Celebrating the true treasures of Barbados

Towards the end of last week, on two consecutive days in fact, Barbados toasted the amazing longevity of another three senior citizens. They have joined a steadily growing list, where there are almost monthly admissions, to membership of the island’s centenarians club.

On Saturday, two incredibly sprightly and mentally sharp women – Errie Young and Gweneth Sandiford – celebrated the coveted milestone with family, friends and well-wishers in the presence of Governor General Sir Elliott Belgrave. The previous day, an equally sprightly and alert James Springer also crossed into the triple digit age category.

Birthday girl Gweneth Sandiford, centre, seated with from left her brother Vaughn Collins, sister Thelma Broomes and brother Winston Collins.

A common theme runs through their life stories, as was also very much the case in just about every other centenarian who preceded them. An abiding faith in God, deep devotion to family, a history of hard work, and a habit of healthy eating constituted their formula for longevity.

In remarks at the celebration for Mrs Sandiford, Minister of Social Care, Constituency Empowerment and Community Development Steve Blackett noted there are currently over 60 centenarians on the island and a long list of over 40 99-year-olds, meaning the number of centenarians will keep rising for the foreseeable future.

“It is an honour to have the largest number of centenarians in the world per capita,” Blackett remarked, noting only a small city in Japan outperformed Barbados in this regard.

Errie Young was pleased to welcome Governor General Sir Elliott Belgrave to her home.

In remarks at the function for Mrs Young, Sir Elliott observed that many centenarians have the physical appearance of persons in either their 70s or 80s. He credited “our climate and our Government and our health care system” for contributing to the fact that Barbadians “seem to be living longer and longer”.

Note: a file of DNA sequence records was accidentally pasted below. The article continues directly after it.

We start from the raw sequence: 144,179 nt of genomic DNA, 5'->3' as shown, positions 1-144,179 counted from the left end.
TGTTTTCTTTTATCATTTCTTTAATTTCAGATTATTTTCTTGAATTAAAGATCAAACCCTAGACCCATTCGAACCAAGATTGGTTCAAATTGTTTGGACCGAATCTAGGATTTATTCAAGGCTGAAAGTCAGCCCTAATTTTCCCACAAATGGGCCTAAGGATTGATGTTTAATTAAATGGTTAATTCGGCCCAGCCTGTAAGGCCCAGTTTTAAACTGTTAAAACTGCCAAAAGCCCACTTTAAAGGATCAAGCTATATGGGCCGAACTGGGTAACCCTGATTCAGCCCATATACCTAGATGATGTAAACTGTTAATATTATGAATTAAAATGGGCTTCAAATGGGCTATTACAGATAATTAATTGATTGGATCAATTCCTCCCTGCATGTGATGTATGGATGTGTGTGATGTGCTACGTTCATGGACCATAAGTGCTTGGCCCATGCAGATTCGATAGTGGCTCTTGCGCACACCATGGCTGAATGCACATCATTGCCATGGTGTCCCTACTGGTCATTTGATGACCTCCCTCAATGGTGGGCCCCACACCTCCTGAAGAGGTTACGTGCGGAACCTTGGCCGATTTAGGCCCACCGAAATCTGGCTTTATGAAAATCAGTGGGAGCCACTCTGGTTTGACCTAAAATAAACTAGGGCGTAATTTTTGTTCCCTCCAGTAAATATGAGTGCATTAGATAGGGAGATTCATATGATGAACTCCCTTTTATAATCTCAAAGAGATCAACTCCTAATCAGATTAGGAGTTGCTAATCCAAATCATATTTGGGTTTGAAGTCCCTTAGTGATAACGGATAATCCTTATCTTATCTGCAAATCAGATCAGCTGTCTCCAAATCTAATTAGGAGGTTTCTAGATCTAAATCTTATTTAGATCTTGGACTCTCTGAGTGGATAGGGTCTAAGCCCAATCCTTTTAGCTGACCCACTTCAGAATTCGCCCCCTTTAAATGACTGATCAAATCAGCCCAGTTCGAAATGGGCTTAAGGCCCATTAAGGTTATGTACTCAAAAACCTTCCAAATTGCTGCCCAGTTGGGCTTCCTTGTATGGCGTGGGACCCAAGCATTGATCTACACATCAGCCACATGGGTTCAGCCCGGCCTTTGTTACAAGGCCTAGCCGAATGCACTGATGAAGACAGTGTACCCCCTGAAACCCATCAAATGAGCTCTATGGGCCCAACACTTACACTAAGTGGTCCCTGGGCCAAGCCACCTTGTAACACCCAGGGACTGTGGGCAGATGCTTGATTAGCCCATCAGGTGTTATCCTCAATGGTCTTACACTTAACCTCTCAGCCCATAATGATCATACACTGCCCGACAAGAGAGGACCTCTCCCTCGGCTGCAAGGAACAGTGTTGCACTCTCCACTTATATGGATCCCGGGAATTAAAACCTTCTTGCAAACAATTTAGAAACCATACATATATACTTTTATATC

The fact that so many Barbadians, not only at home but also in many other countries abroad, are living to reach and, in many instances, exceed a century is something Barbadians ought to celebrate and be proud of. Indeed, there are many developed countries, with far greater resources, where longevity on this scale, though much desired, remains elusive. Who would not like to live for as long as possible?

Interestingly, coinciding with the celebration of the three newest centenarians and also to mark the island’s Golden Jubilee of Independence, the Barbados Postal Service last week launched a special issue of postage stamps celebrating the island’s centenarians. It features 27 centenarians, some who have died and others who are still alive.

The list includes two super-centenarians, the late James Sisnett, who died at 113 years and the late Emily Clarke, who died at 110 years old.  Sisnett, who died three years ago, has the distinction of being, on record, the oldest Barbadian to have ever lived. During his lifetime, he was also recognized as the second oldest man in the world.

It seems longevity runs in Barbadian genes. At one time in Guyana, the oldest woman was 112-year-old Barbadian-born Ismay Spooner, who moved to what was then British Guiana or BG with her mother at ten years of age. She died in 2013. In St Lucia, Barbadian Elsie Ward accomplished the same feat. She reached the ripe old age of 110 before passing away in November 2013. There are Barbadians in Canada and the United States who have also lived to, or past a century.

It is important that the life stories of these centenarians are captured for the benefit of future generations. Not only can they offer valuable insights on how to achieve a long life, but they were also eyewitnesses, at least those who remained here, of the remarkable transformation of Barbados from a network of impoverished villages to a modern nation with the latest amenities and a high standard of living.

It is unfortunate that there exists today a wide generational gap between young and older Barbadians, to the point that some young people do not know what it is like to relate to the elderly or have an appreciation of the tremendous sacrifice which they made to lay the foundation the younger generation now enjoys. They sacrificed so much for us; the question is what are we sacrificing for them?

We salute our centenarians and senior citizens on the whole. May their lives continue to be richly blessed! By their example, they more than qualify to be recognized as genuine nation builders and represent true treasures of Barbados.

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